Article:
The CS4 upgrade to InCopy, the Adobe InDesign companion software that lets editors and designers work in layouts simultaneously, adds a number of new features, including the ability to share a screen with other users in real time over the Web, and to create hyperlinks and dynamic cross-references within InCopy documents.
The update also expands support for table editing: you can now edit tables directly in Story and Galley views, track those changes, and add notes within table cells. A conditional-text feature makes it possible to publish multiple versions of a document from the same InCopy file, so you can, for instance, create one version for print and a longer version for online publication. And the Links panel now features thumbnail images of files for easier file management.—SALLY ZAHNER
Version Cue: Simplifying the version tracker
Two editions of Creative Suite ago, Adobe introduced a confusing technology called Version Cue that promised to do two things: let you track and manage versions of your files so you could revert to earlier versions if desired, and provide a shared workspace for all participants in a project to work on the files. If the Version Cue feature was enabled, Creative Suite applications had a second set of Open and Save dialog boxes meant to provide a unified experience across Windows and Macintosh, but one that didn’t work like the rest of your application’s Open and Save dialog boxes.
In Creative Suite 4, that parallel universe of dialog boxes is gone. Version Cue is now much less visible to users of individual CS4 programs. Now, Adobe Bridge is where you manage Version Cue projects, creating virtual servers that appear on the Mac and Windows desktops like any other network drive.
In programs like Photoshop and InDesign, you simply open Version Cue files from those network drives, and the programs understand that you are working in the Version Cue environment. That means the applications’ commands to check files in and out become available, and when you save your work by checking the files back in, the programs create a new version of the file, not replace the original.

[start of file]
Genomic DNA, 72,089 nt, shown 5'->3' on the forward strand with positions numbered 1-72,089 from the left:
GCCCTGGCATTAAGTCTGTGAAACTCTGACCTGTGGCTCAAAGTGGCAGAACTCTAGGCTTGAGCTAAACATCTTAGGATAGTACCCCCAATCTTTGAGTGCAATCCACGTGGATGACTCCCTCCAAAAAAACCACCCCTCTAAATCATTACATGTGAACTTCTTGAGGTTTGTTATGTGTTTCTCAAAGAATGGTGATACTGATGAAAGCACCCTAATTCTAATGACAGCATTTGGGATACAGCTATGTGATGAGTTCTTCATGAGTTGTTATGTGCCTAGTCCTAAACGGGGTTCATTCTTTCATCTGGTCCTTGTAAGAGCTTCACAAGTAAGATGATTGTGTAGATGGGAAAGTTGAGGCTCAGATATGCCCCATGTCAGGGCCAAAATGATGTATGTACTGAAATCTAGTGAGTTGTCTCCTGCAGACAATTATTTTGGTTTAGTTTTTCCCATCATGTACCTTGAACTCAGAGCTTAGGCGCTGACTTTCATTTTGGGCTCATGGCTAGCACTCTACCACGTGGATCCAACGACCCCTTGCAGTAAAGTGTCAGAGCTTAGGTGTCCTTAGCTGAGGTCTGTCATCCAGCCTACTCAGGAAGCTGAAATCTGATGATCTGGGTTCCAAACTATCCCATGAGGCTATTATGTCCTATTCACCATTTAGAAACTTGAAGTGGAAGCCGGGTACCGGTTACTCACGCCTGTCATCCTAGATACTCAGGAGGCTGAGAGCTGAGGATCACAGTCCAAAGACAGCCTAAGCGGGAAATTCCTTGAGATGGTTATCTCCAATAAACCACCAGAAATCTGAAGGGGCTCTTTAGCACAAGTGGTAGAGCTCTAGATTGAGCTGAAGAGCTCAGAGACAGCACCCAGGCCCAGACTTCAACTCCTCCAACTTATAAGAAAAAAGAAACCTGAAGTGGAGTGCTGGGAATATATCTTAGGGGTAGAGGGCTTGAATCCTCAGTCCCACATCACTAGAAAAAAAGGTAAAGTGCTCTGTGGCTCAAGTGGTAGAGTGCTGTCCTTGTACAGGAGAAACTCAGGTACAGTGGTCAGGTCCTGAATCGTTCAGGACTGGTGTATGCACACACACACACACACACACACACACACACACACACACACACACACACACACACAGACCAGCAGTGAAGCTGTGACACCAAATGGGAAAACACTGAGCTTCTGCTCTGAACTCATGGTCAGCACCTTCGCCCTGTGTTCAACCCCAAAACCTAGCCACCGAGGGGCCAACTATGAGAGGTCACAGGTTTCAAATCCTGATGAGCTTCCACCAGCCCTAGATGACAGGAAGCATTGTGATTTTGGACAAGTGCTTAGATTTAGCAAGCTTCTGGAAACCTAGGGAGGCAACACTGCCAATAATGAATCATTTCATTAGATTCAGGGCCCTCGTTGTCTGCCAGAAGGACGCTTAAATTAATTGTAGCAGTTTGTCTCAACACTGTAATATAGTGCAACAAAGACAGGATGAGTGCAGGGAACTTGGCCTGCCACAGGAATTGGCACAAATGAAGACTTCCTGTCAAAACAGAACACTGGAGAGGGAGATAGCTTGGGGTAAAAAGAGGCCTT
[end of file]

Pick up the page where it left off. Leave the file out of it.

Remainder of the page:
This simpler approach definitely takes Version Cue out of the way, while keeping its capabilities available when desired. The biggest change is having to switch to Bridge to create projects, manage their file sets, and “promote” older versions over more recent changes—you no longer do such actions in the individual CS4 programs. Administering your virtual servers—the project sets, and the access controls for them—remain essentially the same as in previous versions.—GALEN GRUMAN
Soundbooth: Update fills the gaps from CS
The original Soundbooth, which debuted with Adobe CS3, lacked features audio pros require in an audio editor. Soundbooth CS4 provides some of those features as well as supplies some intriguing new capabilities.
Specifically, the update brings nondestructive, multitrack editing to the program; allows you to add more than one AutoCompose score to a single project; lets you create restore points you can later return to; automatically matches volumes to balance loud and soft sections; and attempts to transcribe spoken passages in a project to text. You can then use that text to navigate through a project by clicking on words in the transcript.
Adobe is packaging its CS4 updates into six suites. The $1,399 Design Standard suite features InDesign CS4, Photoshop CS4, Illustrator CS4 and Acrobat 9 Pro, along with new versions of Bridge, Device Central, and Version Cue. The $1,799 Design Premium suite features all of those apps (though it replaces the standard version of Photoshop with Photoshop CS4 Extended) and adds Flash, Dreamweaver, and Fireworks.
Flash, Dreamweaver, Fireworks and Contribute make up the $999 Web Standard suite (which also features Bridge, Device Central and Version Cue). The $1,699 Web Premium suite adds Photoshop Extended, Illustrator, Soundbooth, and Acrobat to the mix.
The $1,699 Production Premium Suite features Adobe’s video-editing tools—Premiere, After Effects, Soundbooth, OnLocation, and Encore—along with Photoshop Extended, Illustrator, and Flash. The $2,499 Master Collection features all of Adobe’s CS4 updates.
[David Karlins has written a half dozen books on vector graphics. David Sawyer McFarland is the author of Dreamweaver CS3: The Missing Manual (O’Reilly, 2007). Cyndy Cashman teaches Fireworks, Dreamweaver, Flash, Photoshop, and Illustrator at her company, Breakaway Interactive. Longtime Macworld contributor Tom Negrino has written books on Contribute and Dreamweaver. Sally Zahner is Macworld’s assistant managing editor. Galen Gruman is a freelance writer in San Francisco and a long-time Macworld contributor on publishing tools. Christopher Breen is a senior editor for Macworld.]